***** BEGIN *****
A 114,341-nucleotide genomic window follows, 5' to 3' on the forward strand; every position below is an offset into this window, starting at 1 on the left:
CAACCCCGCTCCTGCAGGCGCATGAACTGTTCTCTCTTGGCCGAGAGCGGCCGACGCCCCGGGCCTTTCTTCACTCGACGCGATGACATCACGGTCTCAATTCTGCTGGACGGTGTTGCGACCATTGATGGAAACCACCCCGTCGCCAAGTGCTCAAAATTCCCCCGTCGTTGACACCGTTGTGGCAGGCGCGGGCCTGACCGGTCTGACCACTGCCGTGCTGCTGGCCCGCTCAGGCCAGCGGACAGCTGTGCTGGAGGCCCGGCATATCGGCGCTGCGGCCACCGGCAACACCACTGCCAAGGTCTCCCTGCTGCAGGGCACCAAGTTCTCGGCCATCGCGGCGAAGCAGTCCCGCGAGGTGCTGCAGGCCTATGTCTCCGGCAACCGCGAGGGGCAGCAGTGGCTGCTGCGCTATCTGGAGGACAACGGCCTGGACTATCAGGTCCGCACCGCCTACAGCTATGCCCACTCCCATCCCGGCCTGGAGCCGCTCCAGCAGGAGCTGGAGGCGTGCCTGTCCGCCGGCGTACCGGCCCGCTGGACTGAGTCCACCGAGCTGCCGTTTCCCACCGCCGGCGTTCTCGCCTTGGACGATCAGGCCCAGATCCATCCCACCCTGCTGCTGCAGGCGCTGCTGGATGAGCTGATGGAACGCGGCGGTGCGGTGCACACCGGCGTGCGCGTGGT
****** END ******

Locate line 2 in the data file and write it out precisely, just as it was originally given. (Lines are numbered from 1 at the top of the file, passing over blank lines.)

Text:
CAACCCCGCTCCTGCAGGCGCATGAACTGTTCTCTCTTGGCCGAGAGCGGCCGACGCCCCGGGCCTTTCTTCACTCGACGCGATGACATCACGGTCTCAATTCTGCTGGACGGTGTTGCGACCATTGATGGAAACCACCCCGTCGCCAAGTGCTCAAAATTCCCCCGTCGTTGACACCGTTGTGGCAGGCGCGGGCCTGACCGGTCTGACCACTGCCGTGCTGCTGGCCCGCTCAGGCCAGCGGACAGCTGTGCTGGAGGCCCGGCATATCGGCGCTGCGGCCACCGGCAACACCACTGCCAAGGTCTCCCTGCTGCAGGGCACCAAGTTCTCGGCCATCGCGGCGAAGCAGTCCCGCGAGGTGCTGCAGGCCTATGTCTCCGGCAACCGCGAGGGGCAGCAGTGGCTGCTGCGCTATCTGGAGGACAACGGCCTGGACTATCAGGTCCGCACCGCCTACAGCTATGCCCACTCCCATCCCGGCCTGGAGCCGCTCCAGCAGGAGCTGGAGGCGTGCCTGTCCGCCGGCGTACCGGCCCGCTGGACTGAGTCCACCGAGCTGCCGTTTCCCACCGCCGGCGTTCTCGCCTTGGACGATCAGGCCCAGATCCATCCCACCCTGCTGCTGCAGGCGCTGCTGGATGAGCTGATGGAACGCGGCGGTGCGGTGCACACCGGCGTGCGCGTGGT